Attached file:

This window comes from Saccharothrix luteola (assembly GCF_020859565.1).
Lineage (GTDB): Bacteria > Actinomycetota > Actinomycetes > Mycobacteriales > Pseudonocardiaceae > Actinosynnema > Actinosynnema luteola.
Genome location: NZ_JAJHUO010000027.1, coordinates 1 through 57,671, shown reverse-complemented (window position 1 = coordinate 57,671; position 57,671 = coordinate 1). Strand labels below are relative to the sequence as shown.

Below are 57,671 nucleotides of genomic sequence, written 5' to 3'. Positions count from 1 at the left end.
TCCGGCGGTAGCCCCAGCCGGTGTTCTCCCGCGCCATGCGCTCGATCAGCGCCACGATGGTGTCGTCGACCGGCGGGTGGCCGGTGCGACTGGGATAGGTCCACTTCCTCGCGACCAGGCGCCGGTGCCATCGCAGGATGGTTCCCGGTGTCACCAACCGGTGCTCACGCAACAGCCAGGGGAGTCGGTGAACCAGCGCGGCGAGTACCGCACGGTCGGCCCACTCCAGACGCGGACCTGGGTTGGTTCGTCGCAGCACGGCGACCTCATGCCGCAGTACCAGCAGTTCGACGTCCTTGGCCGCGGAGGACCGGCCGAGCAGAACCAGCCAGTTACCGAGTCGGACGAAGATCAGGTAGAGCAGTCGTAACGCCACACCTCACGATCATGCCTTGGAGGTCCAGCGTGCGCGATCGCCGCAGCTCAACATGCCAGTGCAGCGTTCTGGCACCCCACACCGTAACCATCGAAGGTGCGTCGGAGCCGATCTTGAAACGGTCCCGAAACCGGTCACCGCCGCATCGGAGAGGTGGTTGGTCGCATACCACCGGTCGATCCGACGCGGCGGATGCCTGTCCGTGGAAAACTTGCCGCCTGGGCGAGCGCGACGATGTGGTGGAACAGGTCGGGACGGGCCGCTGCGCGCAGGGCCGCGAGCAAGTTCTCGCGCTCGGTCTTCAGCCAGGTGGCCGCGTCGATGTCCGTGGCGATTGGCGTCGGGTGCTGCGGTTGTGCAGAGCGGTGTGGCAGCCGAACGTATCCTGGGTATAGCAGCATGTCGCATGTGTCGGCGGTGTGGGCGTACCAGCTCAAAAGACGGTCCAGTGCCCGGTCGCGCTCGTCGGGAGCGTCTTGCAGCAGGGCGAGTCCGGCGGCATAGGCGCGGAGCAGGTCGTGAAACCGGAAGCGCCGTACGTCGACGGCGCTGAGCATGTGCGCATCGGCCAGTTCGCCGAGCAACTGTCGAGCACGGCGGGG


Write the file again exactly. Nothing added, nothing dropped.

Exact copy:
This window comes from Saccharothrix luteola (assembly GCF_020859565.1).
Lineage (GTDB): Bacteria > Actinomycetota > Actinomycetes > Mycobacteriales > Pseudonocardiaceae > Actinosynnema > Actinosynnema luteola.
Genome location: NZ_JAJHUO010000027.1, coordinates 1 through 57,671, shown reverse-complemented (window position 1 = coordinate 57,671; position 57,671 = coordinate 1). Strand labels below are relative to the sequence as shown.

Below are 57,671 nucleotides of genomic sequence, written 5' to 3'. Positions count from 1 at the left end.
TCCGGCGGTAGCCCCAGCCGGTGTTCTCCCGCGCCATGCGCTCGATCAGCGCCACGATGGTGTCGTCGACCGGCGGGTGGCCGGTGCGACTGGGATAGGTCCACTTCCTCGCGACCAGGCGCCGGTGCCATCGCAGGATGGTTCCCGGTGTCACCAACCGGTGCTCACGCAACAGCCAGGGGAGTCGGTGAACCAGCGCGGCGAGTACCGCACGGTCGGCCCACTCCAGACGCGGACCTGGGTTGGTTCGTCGCAGCACGGCGACCTCATGCCGCAGTACCAGCAGTTCGACGTCCTTGGCCGCGGAGGACCGGCCGAGCAGAACCAGCCAGTTACCGAGTCGGACGAAGATCAGGTAGAGCAGTCGTAACGCCACACCTCACGATCATGCCTTGGAGGTCCAGCGTGCGCGATCGCCGCAGCTCAACATGCCAGTGCAGCGTTCTGGCACCCCACACCGTAACCATCGAAGGTGCGTCGGAGCCGATCTTGAAACGGTCCCGAAACCGGTCACCGCCGCATCGGAGAGGTGGTTGGTCGCATACCACCGGTCGATCCGACGCGGCGGATGCCTGTCCGTGGAAAACTTGCCGCCTGGGCGAGCGCGACGATGTGGTGGAACAGGTCGGGACGGGCCGCTGCGCGCAGGGCCGCGAGCAAGTTCTCGCGCTCGGTCTTCAGCCAGGTGGCCGCGTCGATGTCCGTGGCGATTGGCGTCGGGTGCTGCGGTTGTGCAGAGCGGTGTGGCAGCCGAACGTATCCTGGGTATAGCAGCATGTCGCATGTGTCGGCGGTGTGGGCGTACCAGCTCAAAAGACGGTCCAGTGCCCGGTCGCGCTCGTCGGGAGCGTCTTGCAGCAGGGCGAGTCCGGCGGCATAGGCGCGGAGCAGGTCGTGAAACCGGAAGCGCCGTACGTCGACGGCGCTGAGCATGTGCGCATCGGCCAGTTCGCCGAGCAACTGTCGAGCACGGCGGGG